Arwen Donahue married a farmer, David, and spent the past 20 years living on a farm in Kentucky, growing produce to sell to local markets and raising their daughter, Phoebe. In Landings: A Crooked Creek Farm Year, Donahue creates 130 ink-and-watercolor drawings and pairs them with short reflections for each day, providing an intimate glimpse into the life of a modern farmer.
As Donahue notes, many people have a misperception about modern agriculture and farming, believing them to be an outdated romanticization of the past or an industrialized, indifferent behemoth of ceaseless production. For example, in an entry for January 19, Donahue describes her daughter’s struggle to accept the slaughter of one of their steers. Phoebe is “angry, she says, and afraid, and sad. I understand, I tell her. My first introduction to the world of farm animals was through Charlotte’s Web and Watership Down, books in which animals are virtually human, and farmers are among the villains.” Donahue goes on to describe the “economic necessity in nearly all of the decisions we make,” admitting that many of those decisions are not fair, or right, but simply necessary for survival.
Well-known Appalachian writer Barbara Kingsolver celebrates the book for its depiction of “genuine farm life, as lived in the twenty-first century” in her introduction. She continues,
“Unfortunately, it’s the poverty and toil of farming that still holds a sturdy place in many a family’s folklore. Generational memory seems to have fed a modern assumption that manual labor is for the wretched, and farm life is something to be escaped. … It’s a kind of mission work to explain that land itself holds wisdom, and grace comes from reading it every day.”
Donahue admits that she is not the farmer — her husband David is. When David tells her he wants to do the year’s work without the added job of managing interns or other hired help, Donahue worries about the decrease in hands at work, and thus the decrease in production and profit: “I say that it will be too much work for us. ‘It’s always too much work for us,’ [David] says. ‘It doesn’t matter how much help we have.’” Yet when Donahue states that she wants to keep making drawings of the farm, David says, “Do them,” and Donahue is able to balance her freelance work with her farm duties. As she notes, “I may spend the year drawing a slow wave of ruin, but I am curiously happy.” It is this marital balance of pursuing individual passions despite ever-present looming poverty that makes farm life work for the Donahues.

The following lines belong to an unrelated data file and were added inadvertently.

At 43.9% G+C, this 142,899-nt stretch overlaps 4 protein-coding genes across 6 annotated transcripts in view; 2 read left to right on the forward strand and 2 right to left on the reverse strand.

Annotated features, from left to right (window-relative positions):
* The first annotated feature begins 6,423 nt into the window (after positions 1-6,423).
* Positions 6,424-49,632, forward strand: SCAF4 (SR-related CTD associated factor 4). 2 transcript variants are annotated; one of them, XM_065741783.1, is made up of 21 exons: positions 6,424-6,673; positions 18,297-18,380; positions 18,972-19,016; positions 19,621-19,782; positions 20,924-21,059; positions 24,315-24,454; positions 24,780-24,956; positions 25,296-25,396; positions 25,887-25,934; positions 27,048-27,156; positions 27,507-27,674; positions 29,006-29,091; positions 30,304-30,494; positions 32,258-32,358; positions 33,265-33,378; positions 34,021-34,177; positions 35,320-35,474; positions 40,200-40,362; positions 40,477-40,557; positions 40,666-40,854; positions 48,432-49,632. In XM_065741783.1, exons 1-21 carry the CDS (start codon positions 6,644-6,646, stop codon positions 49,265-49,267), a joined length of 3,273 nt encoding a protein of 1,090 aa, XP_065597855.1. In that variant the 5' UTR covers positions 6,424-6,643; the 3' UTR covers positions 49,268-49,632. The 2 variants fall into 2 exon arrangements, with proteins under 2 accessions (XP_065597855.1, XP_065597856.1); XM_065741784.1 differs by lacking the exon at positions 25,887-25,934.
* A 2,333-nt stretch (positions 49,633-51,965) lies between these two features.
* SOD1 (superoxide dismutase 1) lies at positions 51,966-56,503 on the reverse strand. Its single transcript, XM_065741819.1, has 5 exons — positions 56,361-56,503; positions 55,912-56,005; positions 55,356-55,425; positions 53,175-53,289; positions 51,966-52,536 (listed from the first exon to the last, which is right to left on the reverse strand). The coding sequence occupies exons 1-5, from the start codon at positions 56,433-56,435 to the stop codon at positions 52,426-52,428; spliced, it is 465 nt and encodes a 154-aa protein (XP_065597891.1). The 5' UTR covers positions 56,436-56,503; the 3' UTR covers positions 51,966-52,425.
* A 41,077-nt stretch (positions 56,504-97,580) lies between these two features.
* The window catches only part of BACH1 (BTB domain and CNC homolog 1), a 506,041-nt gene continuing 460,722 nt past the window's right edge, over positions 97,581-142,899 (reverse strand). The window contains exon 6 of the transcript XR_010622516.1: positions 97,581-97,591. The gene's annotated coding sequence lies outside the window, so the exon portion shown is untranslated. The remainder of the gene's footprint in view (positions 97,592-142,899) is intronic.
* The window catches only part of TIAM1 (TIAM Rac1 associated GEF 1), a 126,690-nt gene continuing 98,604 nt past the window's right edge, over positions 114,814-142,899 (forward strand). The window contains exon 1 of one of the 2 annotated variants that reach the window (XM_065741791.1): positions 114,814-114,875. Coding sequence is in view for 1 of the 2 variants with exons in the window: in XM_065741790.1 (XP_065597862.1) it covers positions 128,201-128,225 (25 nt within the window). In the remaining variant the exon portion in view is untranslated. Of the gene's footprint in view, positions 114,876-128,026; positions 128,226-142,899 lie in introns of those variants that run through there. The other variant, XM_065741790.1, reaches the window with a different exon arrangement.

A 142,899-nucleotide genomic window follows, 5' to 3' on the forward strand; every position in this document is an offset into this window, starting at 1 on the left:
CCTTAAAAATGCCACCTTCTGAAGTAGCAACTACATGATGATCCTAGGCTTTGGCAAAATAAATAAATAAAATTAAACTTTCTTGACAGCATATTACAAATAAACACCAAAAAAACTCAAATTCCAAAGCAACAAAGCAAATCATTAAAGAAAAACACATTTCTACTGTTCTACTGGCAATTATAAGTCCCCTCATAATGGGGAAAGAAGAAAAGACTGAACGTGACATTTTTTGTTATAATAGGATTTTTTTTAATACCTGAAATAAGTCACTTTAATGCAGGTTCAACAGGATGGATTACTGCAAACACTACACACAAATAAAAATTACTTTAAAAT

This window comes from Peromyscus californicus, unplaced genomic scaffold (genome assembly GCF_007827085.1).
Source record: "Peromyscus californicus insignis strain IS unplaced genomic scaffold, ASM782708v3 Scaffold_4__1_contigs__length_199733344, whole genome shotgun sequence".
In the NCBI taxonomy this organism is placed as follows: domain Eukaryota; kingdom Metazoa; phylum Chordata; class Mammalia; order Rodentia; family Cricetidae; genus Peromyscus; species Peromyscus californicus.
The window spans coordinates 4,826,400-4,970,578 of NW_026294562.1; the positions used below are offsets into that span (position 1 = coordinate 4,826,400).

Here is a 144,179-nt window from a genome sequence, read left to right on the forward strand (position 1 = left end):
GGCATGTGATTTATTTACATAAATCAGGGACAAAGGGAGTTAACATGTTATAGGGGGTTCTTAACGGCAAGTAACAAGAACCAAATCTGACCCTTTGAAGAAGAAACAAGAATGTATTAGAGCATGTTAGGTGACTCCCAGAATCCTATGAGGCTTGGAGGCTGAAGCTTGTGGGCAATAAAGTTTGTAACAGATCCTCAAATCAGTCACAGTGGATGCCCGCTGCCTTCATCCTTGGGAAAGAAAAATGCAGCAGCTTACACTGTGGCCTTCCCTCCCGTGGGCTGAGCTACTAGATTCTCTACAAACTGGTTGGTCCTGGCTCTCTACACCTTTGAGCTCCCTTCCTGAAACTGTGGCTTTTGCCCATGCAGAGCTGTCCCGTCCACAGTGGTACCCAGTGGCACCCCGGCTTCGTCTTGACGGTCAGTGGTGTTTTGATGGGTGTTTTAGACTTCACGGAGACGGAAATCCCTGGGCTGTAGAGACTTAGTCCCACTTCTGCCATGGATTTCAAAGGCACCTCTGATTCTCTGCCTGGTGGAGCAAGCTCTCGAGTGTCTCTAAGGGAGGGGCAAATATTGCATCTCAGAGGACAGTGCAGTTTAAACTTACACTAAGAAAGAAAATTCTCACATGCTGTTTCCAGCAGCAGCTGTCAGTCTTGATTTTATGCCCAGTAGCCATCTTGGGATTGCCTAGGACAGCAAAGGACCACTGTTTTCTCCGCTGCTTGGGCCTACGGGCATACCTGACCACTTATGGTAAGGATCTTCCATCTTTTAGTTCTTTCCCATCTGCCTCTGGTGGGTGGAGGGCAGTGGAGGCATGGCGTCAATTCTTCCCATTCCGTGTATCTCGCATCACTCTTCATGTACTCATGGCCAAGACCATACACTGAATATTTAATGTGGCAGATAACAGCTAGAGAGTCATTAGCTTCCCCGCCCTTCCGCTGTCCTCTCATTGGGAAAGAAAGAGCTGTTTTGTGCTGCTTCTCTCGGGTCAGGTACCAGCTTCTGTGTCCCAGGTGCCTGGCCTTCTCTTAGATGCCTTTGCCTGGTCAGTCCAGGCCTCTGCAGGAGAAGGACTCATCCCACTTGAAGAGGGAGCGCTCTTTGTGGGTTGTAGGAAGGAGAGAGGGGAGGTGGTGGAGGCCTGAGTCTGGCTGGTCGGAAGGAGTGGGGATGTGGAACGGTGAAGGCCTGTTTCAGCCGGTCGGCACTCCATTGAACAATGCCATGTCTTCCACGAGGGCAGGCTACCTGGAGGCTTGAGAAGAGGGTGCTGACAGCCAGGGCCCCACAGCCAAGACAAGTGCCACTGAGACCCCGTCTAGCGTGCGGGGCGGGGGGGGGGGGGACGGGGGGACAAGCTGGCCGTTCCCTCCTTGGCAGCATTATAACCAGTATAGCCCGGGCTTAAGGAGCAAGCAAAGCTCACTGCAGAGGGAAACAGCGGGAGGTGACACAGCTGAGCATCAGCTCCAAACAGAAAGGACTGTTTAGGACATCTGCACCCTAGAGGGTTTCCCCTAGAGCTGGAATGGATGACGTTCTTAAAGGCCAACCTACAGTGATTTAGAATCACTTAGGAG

Landings, however, is not just a depiction of farming, but of the state of the South. From Donahue’s exceptionally empathetic neighbor who admits to hugging trees and was a vegetarian for years before she realized that eating meat “was a good way to support small local farms” to the librarian at Phoebe’s school who tells Donahue, “I think everyone’s okay, as long as you believe in Jesus,” Donahue describes the polarization between good people and people with good intentions.
When doing tax returns, Donahue reflects on the disparity between strictly economic wealth and the wealth of privilege: “In terms of global history, we are among humanity’s most privileged members.” Donahue’s family owns land, and they make enough food for themselves and for the community. However, she continues, “Our so-called luck is the product of a history of violence. Our ancestors killed or drove off this land’s early inhabitants. Our skin color and sexual orientation provide a kind of cover that gives us a measure of ease in our lives. We quietly accept it, like cash slipped into our palms on the sly.”
Donahue’s transparency and vulnerability in detailing the stresses and the blessings of her life on a farm in Landings help dispel the notion of farmer as villain and farmer as corporation. Instead, modern farmers are everyday people who find pleasure in controlling their own food production and consumption, who enjoy, as Donahue writes, “to eat of the soil of this place, to know that my flesh and this patch of earth are stitched together.” Even more importantly, she asks, “What good is an economy that disregards love?”
Abby N. Lewis is a part-time desk assistant for the North Knoxville Library, an adjunct English instructor at ETSU, and an academic support tutor at Pellissippi State Community College. She is the author of the poetry collection Reticent and the chapbook This Fluid Journey.
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